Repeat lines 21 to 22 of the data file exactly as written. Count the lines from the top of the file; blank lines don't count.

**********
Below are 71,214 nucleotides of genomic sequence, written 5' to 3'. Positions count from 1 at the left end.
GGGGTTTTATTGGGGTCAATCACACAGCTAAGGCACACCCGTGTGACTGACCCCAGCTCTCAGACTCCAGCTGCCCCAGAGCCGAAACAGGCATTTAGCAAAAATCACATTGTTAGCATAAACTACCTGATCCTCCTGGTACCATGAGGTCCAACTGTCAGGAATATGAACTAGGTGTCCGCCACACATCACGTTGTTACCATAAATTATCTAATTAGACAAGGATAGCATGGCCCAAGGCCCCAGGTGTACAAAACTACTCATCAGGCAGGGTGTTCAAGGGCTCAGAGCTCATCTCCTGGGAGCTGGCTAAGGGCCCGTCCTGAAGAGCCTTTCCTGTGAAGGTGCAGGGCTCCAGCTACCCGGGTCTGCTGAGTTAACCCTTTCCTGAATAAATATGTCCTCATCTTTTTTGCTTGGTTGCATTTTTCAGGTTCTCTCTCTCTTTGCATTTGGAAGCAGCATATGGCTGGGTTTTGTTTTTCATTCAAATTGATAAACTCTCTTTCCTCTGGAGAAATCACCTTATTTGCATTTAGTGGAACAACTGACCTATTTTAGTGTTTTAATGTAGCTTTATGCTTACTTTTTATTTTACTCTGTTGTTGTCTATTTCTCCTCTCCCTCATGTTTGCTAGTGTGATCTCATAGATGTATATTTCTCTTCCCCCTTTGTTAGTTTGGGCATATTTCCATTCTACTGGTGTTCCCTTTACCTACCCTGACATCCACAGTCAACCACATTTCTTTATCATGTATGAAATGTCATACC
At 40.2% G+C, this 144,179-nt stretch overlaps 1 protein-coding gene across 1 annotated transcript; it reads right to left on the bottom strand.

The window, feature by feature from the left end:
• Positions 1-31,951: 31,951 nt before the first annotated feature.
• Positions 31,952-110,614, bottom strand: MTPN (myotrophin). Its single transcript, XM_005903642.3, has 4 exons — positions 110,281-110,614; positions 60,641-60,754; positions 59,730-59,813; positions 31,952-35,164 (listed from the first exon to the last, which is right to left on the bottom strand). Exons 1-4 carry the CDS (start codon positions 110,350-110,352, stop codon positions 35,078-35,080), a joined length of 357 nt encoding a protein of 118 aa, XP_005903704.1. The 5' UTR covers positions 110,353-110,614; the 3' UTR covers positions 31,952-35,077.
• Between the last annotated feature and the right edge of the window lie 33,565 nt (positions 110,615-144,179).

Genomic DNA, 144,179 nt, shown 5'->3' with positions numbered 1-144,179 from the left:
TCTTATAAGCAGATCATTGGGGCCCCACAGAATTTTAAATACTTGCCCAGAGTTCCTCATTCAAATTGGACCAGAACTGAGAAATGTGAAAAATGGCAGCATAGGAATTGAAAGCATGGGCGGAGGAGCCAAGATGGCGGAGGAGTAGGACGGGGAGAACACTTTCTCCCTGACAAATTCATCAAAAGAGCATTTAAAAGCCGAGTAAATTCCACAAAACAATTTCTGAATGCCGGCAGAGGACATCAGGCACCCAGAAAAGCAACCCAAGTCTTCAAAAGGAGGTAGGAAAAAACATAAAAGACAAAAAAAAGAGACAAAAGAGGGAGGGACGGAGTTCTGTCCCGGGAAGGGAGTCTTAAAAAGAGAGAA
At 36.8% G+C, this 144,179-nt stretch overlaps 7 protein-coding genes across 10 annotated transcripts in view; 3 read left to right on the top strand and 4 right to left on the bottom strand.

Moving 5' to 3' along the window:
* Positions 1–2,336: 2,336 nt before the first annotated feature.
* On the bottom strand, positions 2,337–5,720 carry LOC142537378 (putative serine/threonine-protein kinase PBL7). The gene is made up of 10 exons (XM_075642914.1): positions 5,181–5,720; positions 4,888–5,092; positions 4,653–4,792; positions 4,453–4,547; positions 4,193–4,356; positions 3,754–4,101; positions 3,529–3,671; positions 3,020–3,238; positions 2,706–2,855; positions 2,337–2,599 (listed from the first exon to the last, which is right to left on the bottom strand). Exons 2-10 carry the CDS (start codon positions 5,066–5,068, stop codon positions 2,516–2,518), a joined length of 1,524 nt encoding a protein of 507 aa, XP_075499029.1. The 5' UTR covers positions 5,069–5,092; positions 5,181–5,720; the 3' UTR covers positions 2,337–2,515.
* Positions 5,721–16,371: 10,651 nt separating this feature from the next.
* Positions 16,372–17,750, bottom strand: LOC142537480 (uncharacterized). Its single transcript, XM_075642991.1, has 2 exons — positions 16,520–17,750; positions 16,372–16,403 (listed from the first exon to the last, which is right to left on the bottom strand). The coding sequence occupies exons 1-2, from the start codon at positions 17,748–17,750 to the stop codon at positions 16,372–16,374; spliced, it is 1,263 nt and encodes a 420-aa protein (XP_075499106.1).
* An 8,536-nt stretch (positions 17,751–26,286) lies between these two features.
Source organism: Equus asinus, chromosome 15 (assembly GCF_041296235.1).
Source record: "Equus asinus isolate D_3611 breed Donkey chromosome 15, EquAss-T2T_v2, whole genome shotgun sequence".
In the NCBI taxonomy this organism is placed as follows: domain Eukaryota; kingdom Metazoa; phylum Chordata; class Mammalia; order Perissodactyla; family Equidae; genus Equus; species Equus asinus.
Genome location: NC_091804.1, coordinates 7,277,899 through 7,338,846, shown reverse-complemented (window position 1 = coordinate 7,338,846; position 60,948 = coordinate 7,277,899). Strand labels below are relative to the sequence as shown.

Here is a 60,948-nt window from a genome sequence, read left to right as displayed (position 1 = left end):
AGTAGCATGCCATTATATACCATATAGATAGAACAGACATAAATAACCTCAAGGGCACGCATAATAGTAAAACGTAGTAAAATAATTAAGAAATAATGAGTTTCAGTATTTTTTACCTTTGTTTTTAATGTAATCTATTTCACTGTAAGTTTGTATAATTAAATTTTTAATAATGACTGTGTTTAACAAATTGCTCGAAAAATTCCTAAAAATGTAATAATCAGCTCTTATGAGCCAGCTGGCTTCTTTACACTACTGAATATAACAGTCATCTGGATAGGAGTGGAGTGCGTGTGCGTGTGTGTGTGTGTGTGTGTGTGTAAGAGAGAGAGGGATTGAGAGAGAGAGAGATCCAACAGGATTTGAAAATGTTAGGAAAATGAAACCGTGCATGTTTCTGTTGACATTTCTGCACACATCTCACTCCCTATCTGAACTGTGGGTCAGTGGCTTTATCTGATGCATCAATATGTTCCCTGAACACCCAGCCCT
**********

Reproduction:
Here is a 60,948-nt window from a genome sequence, read left to right as displayed (position 1 = left end):
AGTAGCATGCCATTATATACCATATAGATAGAACAGACATAAATAACCTCAAGGGCACGCATAATAGTAAAACGTAGTAAAATAATTAAGAAATAATGAGTTTCAGTATTTTTTACCTTTGTTTTTAATGTAATCTATTTCACTGTAAGTTTGTATAATTAAATTTTTAATAATGACTGTGTTTAACAAATTGCTCGAAAAATTCCTAAAAATGTAATAATCAGCTCTTATGAGCCAGCTGGCTTCTTTACACTACTGAATATAACAGTCATCTGGATAGGAGTGGAGTGCGTGTGCGTGTGTGTGTGTGTGTGTGTGTGTAAGAGAGAGAGGGATTGAGAGAGAGAGAGATCCAACAGGATTTGAAAATGTTAGGAAAATGAAACCGTGCATGTTTCTGTTGACATTTCTGCACACATCTCACTCCCTATCTGAACTGTGGGTCAGTGGCTTTATCTGATGCATCAATATGTTCCCTGAACACCCAGCCCT